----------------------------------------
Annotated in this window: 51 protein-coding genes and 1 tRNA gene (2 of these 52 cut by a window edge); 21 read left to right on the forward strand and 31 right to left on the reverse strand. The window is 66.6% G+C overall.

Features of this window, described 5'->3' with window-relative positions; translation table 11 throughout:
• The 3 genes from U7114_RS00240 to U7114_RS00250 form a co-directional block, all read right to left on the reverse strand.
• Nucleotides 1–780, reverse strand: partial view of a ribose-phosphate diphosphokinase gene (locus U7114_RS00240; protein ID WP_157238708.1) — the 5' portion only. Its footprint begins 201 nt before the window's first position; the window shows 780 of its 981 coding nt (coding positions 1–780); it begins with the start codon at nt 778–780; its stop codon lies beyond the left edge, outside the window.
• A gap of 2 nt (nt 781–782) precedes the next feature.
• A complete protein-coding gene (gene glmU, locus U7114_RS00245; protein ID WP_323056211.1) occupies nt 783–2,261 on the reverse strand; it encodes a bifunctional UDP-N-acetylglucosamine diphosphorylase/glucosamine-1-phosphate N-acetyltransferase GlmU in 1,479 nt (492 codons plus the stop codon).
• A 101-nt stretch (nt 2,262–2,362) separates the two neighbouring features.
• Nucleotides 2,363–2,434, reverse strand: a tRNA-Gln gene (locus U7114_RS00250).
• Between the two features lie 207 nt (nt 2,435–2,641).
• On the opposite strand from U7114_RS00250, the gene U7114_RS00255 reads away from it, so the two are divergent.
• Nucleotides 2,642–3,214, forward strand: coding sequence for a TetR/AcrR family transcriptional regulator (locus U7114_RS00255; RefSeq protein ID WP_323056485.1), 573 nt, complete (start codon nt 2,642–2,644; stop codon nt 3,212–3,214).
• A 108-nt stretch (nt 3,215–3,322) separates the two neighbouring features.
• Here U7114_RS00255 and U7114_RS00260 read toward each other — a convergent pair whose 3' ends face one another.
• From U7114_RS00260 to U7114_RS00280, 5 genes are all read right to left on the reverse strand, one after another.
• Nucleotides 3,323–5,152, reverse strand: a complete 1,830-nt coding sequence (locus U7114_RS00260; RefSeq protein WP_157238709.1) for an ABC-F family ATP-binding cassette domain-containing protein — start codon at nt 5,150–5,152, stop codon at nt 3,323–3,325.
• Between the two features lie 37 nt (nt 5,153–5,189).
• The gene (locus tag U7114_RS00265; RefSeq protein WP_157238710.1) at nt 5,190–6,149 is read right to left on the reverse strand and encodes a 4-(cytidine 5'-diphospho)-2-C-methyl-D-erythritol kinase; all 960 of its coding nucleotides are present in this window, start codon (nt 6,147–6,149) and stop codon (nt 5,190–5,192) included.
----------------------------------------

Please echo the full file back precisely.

Annotated in this window: 51 protein-coding genes and 1 tRNA gene (2 of these 52 cut by a window edge); 21 read left to right on the forward strand and 31 right to left on the reverse strand. The window is 66.6% G+C overall.

Features of this window, described 5'->3' with window-relative positions; translation table 11 throughout:
• The 3 genes from U7114_RS00240 to U7114_RS00250 form a co-directional block, all read right to left on the reverse strand.
• Nucleotides 1–780, reverse strand: partial view of a ribose-phosphate diphosphokinase gene (locus U7114_RS00240; protein ID WP_157238708.1) — the 5' portion only. Its footprint begins 201 nt before the window's first position; the window shows 780 of its 981 coding nt (coding positions 1–780); it begins with the start codon at nt 778–780; its stop codon lies beyond the left edge, outside the window.
• A gap of 2 nt (nt 781–782) precedes the next feature.
• A complete protein-coding gene (gene glmU, locus U7114_RS00245; protein ID WP_323056211.1) occupies nt 783–2,261 on the reverse strand; it encodes a bifunctional UDP-N-acetylglucosamine diphosphorylase/glucosamine-1-phosphate N-acetyltransferase GlmU in 1,479 nt (492 codons plus the stop codon).
• A 101-nt stretch (nt 2,262–2,362) separates the two neighbouring features.
• Nucleotides 2,363–2,434, reverse strand: a tRNA-Gln gene (locus U7114_RS00250).
• Between the two features lie 207 nt (nt 2,435–2,641).
• On the opposite strand from U7114_RS00250, the gene U7114_RS00255 reads away from it, so the two are divergent.
• Nucleotides 2,642–3,214, forward strand: coding sequence for a TetR/AcrR family transcriptional regulator (locus U7114_RS00255; RefSeq protein ID WP_323056485.1), 573 nt, complete (start codon nt 2,642–2,644; stop codon nt 3,212–3,214).
• A 108-nt stretch (nt 3,215–3,322) separates the two neighbouring features.
• Here U7114_RS00255 and U7114_RS00260 read toward each other — a convergent pair whose 3' ends face one another.
• From U7114_RS00260 to U7114_RS00280, 5 genes are all read right to left on the reverse strand, one after another.
• Nucleotides 3,323–5,152, reverse strand: a complete 1,830-nt coding sequence (locus U7114_RS00260; RefSeq protein WP_157238709.1) for an ABC-F family ATP-binding cassette domain-containing protein — start codon at nt 5,150–5,152, stop codon at nt 3,323–3,325.
• Between the two features lie 37 nt (nt 5,153–5,189).
• The gene (locus tag U7114_RS00265; RefSeq protein WP_157238710.1) at nt 5,190–6,149 is read right to left on the reverse strand and encodes a 4-(cytidine 5'-diphospho)-2-C-methyl-D-erythritol kinase; all 960 of its coding nucleotides are present in this window, start codon (nt 6,147–6,149) and stop codon (nt 5,190–5,192) included.